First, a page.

In the end you answered the question that came to mind as I read your account of the mouse: why did it have to make more than one cut?

      Steve Schwartzman

      August 29, 2018 at 8:26 AM

    • Highly interesting, Linda!

      Pit

      August 29, 2018 at 8:42 AM

  6. My apologies, Steve, but this is a Golden-mantled Ground Squirrel (Spermophilus lateralis). It took me a long time to tell them apart from chipmunks. It helps to remind myself that chipmunks have facial stripes and tend to be smaller. They are both impossibly cute and I take their photos all the time.

    tanjabrittonwriter

    August 29, 2018 at 1:03 PM

    • Hey, thanks for correcting my misidentification, Tanja. I’ve updated the post with your information. One thing I noticed in looking up the golden-mantled ground squirrel online is that its zoological classification has apparently changed. The earlier genus name Spermophilus got expanded to Callospermophilus. I’ve noticed that kind of change in other genus names, as when the genus of Austin’s local Christmas cactus went from Opuntia to Cylindropuntia.

      I like your description: “impossibly cute.” I was fortunate to get a good picture.

      Steve Schwartzman

      August 29, 2018 at 2:54 PM

      • Thank you for bringing me up to date with the new classification, Steve. All my printed guides are older, so the update is not reflected in them yet. We both learned something new today!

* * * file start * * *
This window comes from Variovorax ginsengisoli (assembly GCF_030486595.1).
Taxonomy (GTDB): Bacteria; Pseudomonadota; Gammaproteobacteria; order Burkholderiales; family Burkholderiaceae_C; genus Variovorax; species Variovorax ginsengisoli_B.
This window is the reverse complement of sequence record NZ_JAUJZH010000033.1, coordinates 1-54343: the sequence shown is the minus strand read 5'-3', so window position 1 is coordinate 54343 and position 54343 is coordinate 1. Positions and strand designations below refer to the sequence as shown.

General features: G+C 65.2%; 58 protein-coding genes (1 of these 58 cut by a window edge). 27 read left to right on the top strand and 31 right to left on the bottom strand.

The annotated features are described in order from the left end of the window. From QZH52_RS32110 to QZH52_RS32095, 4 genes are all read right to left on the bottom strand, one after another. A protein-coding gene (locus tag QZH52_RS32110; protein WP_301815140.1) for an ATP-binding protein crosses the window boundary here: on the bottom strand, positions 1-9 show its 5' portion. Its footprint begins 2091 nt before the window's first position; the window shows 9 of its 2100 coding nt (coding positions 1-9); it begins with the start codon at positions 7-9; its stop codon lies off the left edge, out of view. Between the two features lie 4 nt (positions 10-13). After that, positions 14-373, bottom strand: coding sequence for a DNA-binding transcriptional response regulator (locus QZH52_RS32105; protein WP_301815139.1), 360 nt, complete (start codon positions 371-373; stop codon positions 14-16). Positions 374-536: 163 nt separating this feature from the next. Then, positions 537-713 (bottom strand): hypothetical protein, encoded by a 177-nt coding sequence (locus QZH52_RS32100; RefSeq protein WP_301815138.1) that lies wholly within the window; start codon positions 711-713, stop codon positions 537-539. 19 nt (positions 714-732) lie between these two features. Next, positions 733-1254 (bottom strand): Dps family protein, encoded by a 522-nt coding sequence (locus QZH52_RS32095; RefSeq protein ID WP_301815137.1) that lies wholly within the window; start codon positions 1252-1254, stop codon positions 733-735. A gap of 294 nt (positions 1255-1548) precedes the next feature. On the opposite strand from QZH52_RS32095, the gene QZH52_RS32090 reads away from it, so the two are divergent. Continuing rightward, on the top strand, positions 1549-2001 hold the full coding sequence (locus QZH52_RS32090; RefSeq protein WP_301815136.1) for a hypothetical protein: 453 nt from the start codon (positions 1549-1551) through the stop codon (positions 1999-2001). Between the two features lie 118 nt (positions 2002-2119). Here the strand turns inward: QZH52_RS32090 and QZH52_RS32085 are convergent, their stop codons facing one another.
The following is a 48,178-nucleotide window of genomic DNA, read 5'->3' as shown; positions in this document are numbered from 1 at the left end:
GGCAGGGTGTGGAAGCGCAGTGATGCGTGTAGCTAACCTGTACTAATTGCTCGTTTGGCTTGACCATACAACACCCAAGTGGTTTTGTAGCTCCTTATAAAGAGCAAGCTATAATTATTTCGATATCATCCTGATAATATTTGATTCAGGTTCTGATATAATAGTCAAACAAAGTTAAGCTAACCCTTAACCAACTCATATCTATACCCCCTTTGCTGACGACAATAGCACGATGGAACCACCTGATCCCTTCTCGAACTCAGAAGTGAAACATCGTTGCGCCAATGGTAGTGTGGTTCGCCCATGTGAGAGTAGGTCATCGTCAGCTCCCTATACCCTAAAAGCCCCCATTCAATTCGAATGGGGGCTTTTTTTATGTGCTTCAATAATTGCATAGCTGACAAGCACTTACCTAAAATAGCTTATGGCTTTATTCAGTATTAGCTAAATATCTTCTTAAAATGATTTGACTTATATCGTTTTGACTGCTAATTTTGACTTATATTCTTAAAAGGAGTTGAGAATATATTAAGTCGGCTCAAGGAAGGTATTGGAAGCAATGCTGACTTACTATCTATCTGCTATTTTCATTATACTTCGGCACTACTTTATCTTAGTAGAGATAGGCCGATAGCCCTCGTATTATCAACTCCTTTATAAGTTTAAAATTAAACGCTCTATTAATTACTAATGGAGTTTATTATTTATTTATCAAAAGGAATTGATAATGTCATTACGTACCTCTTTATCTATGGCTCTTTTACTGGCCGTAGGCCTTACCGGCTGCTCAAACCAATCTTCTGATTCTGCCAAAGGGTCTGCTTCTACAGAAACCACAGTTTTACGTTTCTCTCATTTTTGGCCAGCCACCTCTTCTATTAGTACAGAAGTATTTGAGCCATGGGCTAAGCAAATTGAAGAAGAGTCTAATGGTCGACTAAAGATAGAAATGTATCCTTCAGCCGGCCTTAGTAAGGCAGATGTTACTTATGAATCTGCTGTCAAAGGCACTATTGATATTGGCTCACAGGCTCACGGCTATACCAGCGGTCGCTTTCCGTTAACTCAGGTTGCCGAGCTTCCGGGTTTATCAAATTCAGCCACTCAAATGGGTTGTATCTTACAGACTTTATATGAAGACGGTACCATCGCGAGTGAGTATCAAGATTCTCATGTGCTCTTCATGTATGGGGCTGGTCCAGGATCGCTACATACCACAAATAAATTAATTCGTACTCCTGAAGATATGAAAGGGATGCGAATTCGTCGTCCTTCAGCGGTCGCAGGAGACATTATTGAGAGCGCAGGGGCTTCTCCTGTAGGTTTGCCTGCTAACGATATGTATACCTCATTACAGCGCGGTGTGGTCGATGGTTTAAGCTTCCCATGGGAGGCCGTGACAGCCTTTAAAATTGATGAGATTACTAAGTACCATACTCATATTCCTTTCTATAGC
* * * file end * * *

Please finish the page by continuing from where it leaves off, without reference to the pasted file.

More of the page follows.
tanjabrittonwriter

        August 29, 2018 at 3:17 PM

        • It doesn’t take long these days before a printed guide is in need of some amending. I went on a field trip a few years ago with a botanist from the University of Texas who pointed out the irony in the fact that the vernacular names of species now increasingly prove more stable than the scientific names—the opposite of the rationale for having scientific names.

          Steve Schwartzman

          August 29, 2018 at 3:30 PM

  7. Thanks for the info and the link! 🙂

    Pit

    August 29, 2018 at 3:10 PM

  8. […] Thanks to Tanja Britton for correcting yesterday’s post. What I’d thought was a chipmunk turned out to be a golden-mantled ground […]

  9. Chipmonks always make me think of Chip Monck. Not sure who Golden-mantled Ground Squirrels remind me of. Sweet shot.

    Steve Gingold

    August 31, 2018 at 6:55 PM

    • I had to look up Chip Monck to find out he was the lighting designer at the original Woodstock. Me, chip makes me think of chocolate chip ice cream and the phrase “chip off the old block.” I’m with you in not having any immediate association with golden-mantled ground squirrels.

      Steve Schwartzman

      August 31, 2018 at 7:02 PM

  10. Handsome and such beautiful markings ..
    🙂

    Julie@frogpondfarm

    September 5, 2018 at 4:43 AM

  11. This is such a handsome portrait of a chipmunk. To me they are adorable troublemakers, but here he looks rather noble.

    melissabluefineart

    September 29, 2018 at 9:48 PM